Because the plants get their nutrition from what you put in the bale and not the straw itself, keep the setup uniformly moist and fertilized throughout the season.

The conditions your herbs or vegetables like in dirt is what they'll want when they're planted in straw. If they like sun, then situate the bale in good light. If they like shade . . . likewise.

After a few seasons, the bales will break down naturally and become part of the garden.


Great Plants for a Straw Bale Garden:

Vegetables for a Straw Bale Garden:

Peppers
Tomatoes
Squash
Eggplant
Cucumber
Lettuce
Kale

Some Easy Herbs for a Straw Bale Garden:

Basil
Sage
Thyme
Lavender
Cilantro
Catnip
Marjoram
Oregano
Chives

Nice Herbs to Grow Along the Sides of a Straw Bale:

Mint
Creeping Thyme
Marigold
Sweet Woodruff

For more complete information about starting and maintaining a straw bale garden, I set up a blog to record my experiences.  I think you'll find it useful. Straw Bale Gardening

Photo courtesy of Make Me Smile. Visit her straw bale gardening and other projects at her flicker page.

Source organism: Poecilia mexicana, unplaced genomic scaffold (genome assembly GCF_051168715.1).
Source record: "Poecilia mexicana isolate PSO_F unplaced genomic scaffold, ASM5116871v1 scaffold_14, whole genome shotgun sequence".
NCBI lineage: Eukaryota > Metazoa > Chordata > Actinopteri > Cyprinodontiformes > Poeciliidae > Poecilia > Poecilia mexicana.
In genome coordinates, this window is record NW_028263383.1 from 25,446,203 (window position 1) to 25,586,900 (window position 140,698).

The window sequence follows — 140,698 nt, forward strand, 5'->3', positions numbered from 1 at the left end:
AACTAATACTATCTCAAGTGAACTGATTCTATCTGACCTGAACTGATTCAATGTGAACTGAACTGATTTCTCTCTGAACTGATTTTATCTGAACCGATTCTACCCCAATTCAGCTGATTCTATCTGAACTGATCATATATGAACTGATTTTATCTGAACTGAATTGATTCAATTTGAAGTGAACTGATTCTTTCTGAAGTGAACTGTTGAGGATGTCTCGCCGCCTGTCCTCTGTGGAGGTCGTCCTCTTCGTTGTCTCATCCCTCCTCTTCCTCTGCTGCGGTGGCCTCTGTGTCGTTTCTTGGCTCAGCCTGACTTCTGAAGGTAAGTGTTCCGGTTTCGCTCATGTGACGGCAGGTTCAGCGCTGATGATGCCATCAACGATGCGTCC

12 comments:

  1. We grew toms, peppers, watermelon, cantaloupe and zukes in bales last year - worked a peach! The one thing we did figure out was that we had to wrap them in plastic or they dried out waaaay too fast from all our summer heat and wind.

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  2. Tina,

    Thanks so much for stopping by. The idea of adding cantaloupe and watermelon sounds like a really neat option if watering isn't going to be an issue.

    Sara

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  3. Anonymous4:58:00 PM

    I really want to try this in one raised bed that is soggy all spring. It will be easier than trying to make the bed higher with timber.
    My husband says he is worried that fire ants will invade the hay bales. Any suggestions?
    Laurie

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  4. Laurie,

    I've read that fire ants dislike cinnamon and are repelled by diatomaceous earth. You might try placing a layer of diatoms under the bales and then treating the area with cinnamon. Diatomaceous earth is used in aquarium filters, among other things.

    Hope this helps. If anyone has a more sure fire solution, please let us know.

    Sara

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  5. Anonymous10:43:00 PM

    Thanks for the suggestions. I'll try both. I hate fire ants!
    Laurie

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  6. Anonymous3:53:00 PM

    I am wondering if I can grow vegetables in straw bales if I cannot eat gluten. Any ideas?

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  7. This is not my area, but I would think that if you used a grass variety that doesn't pose problems for folks with Celica Disease (or gluten intolerance) you'd be in the clear.

    ReplyDelete